JDCMB
Jessica
JDCMB is Jessica Duchen's Classical Music Blog. Music & writing, with ginger, in London, UK. Author & journalist JD writes for The Independent.
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You know exactly why budding great pianists in their early to mid twenties are like London buses, don't you? That's right - you wait for a decade or so and then along comes a whole bunch at the same time. So please welcome yet another: to add to the roster of Trifonov, Grosvenor, Levit and Avdeeva, please welcome, from Brescia...

...Federico Colli, winner of the latest Leeds International Piano Competition, who made his London debut last night at the Queen Elizabeth Hall in a stunning recital of Mozart, Beethoven and Schumann. Pictured, right, with a very happy Dame Fanny Waterman, founder of the Leeds, who can be rightly proud of her laureate.

Colli - playing a Fazioli, also the choice of Trifonov last week - began his concert with the Mozart Sonata in F major K283: a vivid, spirited account that established several strengths at once, notably the sense of "flow" that characterised the whole programme, an ongoing thread of musical connection that feels as if he is entirely one with the music, creating it from the inside out. He used a light, strong touch with singing tone, beautifully balanced voicing, extremely well-judged pedalling - an ideal blend of colour and clarity. I wondered briefly about a few exaggerated gestures - hand movements for each repeated note of the slow movement's melody, for instance - but by half way through the Beethoven 'Appassionata', any such concerns went out of the window as a tingle of recognition spread that we were listening to a potential true great.

Something magical began to happen with the first variation of the Beethoven's second movement: a pattern of figuration that in other hands can be nothing more than that, but that for Colli became a shifting lattice of subtle voices, light and shade - as if he could hear and imagine things that the rest of us can't. And while everything seemed thought out and judicious, there was no sense of playing it safe: let off the leash in the finale's coda, Colli tackled Beethoven's fall of Lucifer like a lightning bolt.

Schumann's Sonata No.1 is one of the composer's weirdest works, more fantastical than the Fantasy, less "sane" by far than all those supposedly difficult "late"compositions. Pulling it off is a very tall order, yet throughout its magnificent long span Colli made it entirely his own. He gave the fantasy its head, working in the dimension of silence together with that of sound in masterful fashion: the transitions, of which there are a great many, were not only handled with ideal pacing but became virtually the raison d'être of the piece.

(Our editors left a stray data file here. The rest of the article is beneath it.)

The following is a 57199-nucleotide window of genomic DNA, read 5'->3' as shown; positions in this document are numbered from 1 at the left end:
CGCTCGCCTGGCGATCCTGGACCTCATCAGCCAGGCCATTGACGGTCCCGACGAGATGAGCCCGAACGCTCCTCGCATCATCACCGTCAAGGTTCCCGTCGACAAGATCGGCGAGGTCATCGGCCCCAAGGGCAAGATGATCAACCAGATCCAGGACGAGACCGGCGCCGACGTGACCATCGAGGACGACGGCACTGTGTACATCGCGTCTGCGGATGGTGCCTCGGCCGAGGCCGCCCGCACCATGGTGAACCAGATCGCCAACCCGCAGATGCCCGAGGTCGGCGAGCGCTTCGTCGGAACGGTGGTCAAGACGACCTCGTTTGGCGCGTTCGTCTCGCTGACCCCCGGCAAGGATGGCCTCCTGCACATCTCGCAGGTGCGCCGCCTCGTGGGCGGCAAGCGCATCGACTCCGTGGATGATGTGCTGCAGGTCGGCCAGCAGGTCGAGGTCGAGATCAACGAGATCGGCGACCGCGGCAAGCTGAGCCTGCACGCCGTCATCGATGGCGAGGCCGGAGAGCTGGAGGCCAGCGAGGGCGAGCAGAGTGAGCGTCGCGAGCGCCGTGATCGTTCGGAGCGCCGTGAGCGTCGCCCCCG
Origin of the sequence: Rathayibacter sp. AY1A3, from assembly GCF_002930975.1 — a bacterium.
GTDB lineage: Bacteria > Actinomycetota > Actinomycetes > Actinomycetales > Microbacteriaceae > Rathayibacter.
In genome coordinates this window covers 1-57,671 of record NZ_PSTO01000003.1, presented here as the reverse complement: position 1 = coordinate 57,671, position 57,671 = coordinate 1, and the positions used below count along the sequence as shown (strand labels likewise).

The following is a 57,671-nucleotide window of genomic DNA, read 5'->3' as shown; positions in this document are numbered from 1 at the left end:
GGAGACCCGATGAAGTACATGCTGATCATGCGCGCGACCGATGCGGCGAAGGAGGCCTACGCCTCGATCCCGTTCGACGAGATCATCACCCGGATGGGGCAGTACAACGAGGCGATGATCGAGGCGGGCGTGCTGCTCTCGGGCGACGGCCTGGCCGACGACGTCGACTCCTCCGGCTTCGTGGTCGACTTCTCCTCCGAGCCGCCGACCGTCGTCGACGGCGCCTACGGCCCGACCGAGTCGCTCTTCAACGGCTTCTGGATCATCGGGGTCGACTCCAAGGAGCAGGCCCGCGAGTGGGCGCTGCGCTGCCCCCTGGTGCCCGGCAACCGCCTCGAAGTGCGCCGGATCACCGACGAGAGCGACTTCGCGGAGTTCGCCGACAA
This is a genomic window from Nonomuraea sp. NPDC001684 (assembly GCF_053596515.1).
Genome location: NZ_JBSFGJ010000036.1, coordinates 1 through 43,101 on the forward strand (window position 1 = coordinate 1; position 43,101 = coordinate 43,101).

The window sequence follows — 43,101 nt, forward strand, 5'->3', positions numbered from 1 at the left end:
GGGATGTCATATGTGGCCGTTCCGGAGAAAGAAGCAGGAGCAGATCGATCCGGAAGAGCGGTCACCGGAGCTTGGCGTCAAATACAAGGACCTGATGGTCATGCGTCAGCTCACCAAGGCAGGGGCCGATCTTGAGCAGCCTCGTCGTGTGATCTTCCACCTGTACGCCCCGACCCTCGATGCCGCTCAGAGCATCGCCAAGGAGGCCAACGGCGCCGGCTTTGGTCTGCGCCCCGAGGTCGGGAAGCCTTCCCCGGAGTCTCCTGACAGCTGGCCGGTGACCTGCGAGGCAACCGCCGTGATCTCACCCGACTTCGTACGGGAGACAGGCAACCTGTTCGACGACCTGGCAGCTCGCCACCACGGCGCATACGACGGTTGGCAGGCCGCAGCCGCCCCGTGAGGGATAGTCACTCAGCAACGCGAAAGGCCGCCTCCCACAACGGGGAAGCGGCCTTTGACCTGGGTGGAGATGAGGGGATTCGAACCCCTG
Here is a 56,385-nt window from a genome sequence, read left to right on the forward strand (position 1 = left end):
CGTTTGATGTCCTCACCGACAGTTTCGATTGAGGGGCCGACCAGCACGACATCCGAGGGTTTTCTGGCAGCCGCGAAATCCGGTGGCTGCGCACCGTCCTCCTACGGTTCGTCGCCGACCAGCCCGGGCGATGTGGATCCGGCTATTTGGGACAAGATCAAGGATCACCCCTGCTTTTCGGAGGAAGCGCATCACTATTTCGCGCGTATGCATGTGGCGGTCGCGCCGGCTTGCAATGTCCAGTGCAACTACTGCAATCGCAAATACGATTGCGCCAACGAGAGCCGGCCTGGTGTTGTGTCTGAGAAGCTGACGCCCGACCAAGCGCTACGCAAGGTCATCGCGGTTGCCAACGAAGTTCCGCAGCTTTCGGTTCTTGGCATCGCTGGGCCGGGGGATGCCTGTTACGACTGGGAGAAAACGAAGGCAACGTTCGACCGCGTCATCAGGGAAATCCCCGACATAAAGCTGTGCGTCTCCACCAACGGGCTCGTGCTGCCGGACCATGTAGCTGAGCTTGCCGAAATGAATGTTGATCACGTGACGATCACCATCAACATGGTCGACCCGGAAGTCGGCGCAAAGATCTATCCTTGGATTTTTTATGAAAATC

By now one could forget technical concerns and take for granted the full yet never heavy-handed sound quality, the singing nature of the phrasing, the richness of colour, and move instead into another world. He made sense of the work by recognising that making sense is not the point; that this is visionary, groundbreaking music far ahead of its time. He had the hall breathing and concentrating as one with him and the piano and the sonata. This was his secret world, unfolding in front of us. He gave us all of Schumann and all of himself.

For an encore he offered the Dance of the Sugarplum Fairy, in what I think must have been Pletnev's arrangement.

It was a short programme, but one of uncompromising and unforgettable intensity.

Meanwhile, my interview with him is the cover feature for the current issue of Pianist magazine. Enjoy.




4 months ago | |
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While we ate chocolate, they were busy with the axe.

It has not been a happy Easter for anyone who cares about music education in the UK. And, you know, many of us do - not that you'd ever guess that from the actions of a government that first commissioned a report broadly welcomed for its positive recommendations on the topic - https://www.gov.uk/government/publications/music-education-in-england-a-review-by-darren-henley-for-the-department-for-education-and-the-department-for-culture-media-and-sport - yet now is apparently telling local authorities that they should have no money to fund music education.

This article from Arts Professional sets out the situation neatly: http://www.artsprofessional.co.uk/news/pressure-mounts-councils-cut-music-education-funding
Deborah Annetts, head of the Incorporated Society of Musicians, has pointed out the chaos instigated by mixed messages from government and lack of joined-up thinking from those wielding the purse-strings. She says: